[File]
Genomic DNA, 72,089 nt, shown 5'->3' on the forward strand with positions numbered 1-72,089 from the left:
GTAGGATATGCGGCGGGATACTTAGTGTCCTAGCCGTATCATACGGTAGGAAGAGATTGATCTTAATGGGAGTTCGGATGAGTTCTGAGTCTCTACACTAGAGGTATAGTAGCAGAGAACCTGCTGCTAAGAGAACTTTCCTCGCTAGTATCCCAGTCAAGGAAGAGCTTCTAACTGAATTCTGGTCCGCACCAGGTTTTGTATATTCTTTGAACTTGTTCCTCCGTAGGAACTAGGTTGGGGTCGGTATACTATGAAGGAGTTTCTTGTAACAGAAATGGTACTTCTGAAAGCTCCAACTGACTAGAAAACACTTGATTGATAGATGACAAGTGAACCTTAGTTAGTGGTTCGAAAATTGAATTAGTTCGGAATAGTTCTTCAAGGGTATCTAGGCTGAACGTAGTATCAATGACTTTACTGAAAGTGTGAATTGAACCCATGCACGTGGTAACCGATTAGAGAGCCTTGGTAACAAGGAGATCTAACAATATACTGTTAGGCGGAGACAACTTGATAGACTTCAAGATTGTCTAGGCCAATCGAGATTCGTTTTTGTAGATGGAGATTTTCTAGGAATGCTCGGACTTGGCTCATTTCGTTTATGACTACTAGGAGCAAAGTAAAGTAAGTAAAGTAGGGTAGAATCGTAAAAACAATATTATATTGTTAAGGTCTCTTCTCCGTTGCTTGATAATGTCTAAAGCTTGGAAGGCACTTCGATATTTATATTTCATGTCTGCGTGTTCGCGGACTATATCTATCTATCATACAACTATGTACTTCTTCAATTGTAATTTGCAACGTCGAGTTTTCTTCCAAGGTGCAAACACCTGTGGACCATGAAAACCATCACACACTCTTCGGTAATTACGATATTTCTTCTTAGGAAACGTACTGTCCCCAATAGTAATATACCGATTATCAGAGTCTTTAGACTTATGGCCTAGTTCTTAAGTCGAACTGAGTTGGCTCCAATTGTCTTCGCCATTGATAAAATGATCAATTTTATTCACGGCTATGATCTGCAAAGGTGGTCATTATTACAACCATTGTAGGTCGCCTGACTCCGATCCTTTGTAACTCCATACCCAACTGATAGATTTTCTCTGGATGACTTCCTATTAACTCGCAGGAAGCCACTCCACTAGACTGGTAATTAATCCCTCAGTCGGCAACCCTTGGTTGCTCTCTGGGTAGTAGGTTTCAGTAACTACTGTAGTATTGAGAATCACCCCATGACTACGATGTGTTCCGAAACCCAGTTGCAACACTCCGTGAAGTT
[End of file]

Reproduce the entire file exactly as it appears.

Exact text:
Genomic DNA, 72,089 nt, shown 5'->3' on the forward strand with positions numbered 1-72,089 from the left:
GTAGGATATGCGGCGGGATACTTAGTGTCCTAGCCGTATCATACGGTAGGAAGAGATTGATCTTAATGGGAGTTCGGATGAGTTCTGAGTCTCTACACTAGAGGTATAGTAGCAGAGAACCTGCTGCTAAGAGAACTTTCCTCGCTAGTATCCCAGTCAAGGAAGAGCTTCTAACTGAATTCTGGTCCGCACCAGGTTTTGTATATTCTTTGAACTTGTTCCTCCGTAGGAACTAGGTTGGGGTCGGTATACTATGAAGGAGTTTCTTGTAACAGAAATGGTACTTCTGAAAGCTCCAACTGACTAGAAAACACTTGATTGATAGATGACAAGTGAACCTTAGTTAGTGGTTCGAAAATTGAATTAGTTCGGAATAGTTCTTCAAGGGTATCTAGGCTGAACGTAGTATCAATGACTTTACTGAAAGTGTGAATTGAACCCATGCACGTGGTAACCGATTAGAGAGCCTTGGTAACAAGGAGATCTAACAATATACTGTTAGGCGGAGACAACTTGATAGACTTCAAGATTGTCTAGGCCAATCGAGATTCGTTTTTGTAGATGGAGATTTTCTAGGAATGCTCGGACTTGGCTCATTTCGTTTATGACTACTAGGAGCAAAGTAAAGTAAGTAAAGTAGGGTAGAATCGTAAAAACAATATTATATTGTTAAGGTCTCTTCTCCGTTGCTTGATAATGTCTAAAGCTTGGAAGGCACTTCGATATTTATATTTCATGTCTGCGTGTTCGCGGACTATATCTATCTATCATACAACTATGTACTTCTTCAATTGTAATTTGCAACGTCGAGTTTTCTTCCAAGGTGCAAACACCTGTGGACCATGAAAACCATCACACACTCTTCGGTAATTACGATATTTCTTCTTAGGAAACGTACTGTCCCCAATAGTAATATACCGATTATCAGAGTCTTTAGACTTATGGCCTAGTTCTTAAGTCGAACTGAGTTGGCTCCAATTGTCTTCGCCATTGATAAAATGATCAATTTTATTCACGGCTATGATCTGCAAAGGTGGTCATTATTACAACCATTGTAGGTCGCCTGACTCCGATCCTTTGTAACTCCATACCCAACTGATAGATTTTCTCTGGATGACTTCCTATTAACTCGCAGGAAGCCACTCCACTAGACTGGTAATTAATCCCTCAGTCGGCAACCCTTGGTTGCTCTCTGGGTAGTAGGTTTCAGTAACTACTGTAGTATTGAGAATCACCCCATGACTACGATGTGTTCCGAAACCCAGTTGCAACACTCCGTGAAGTT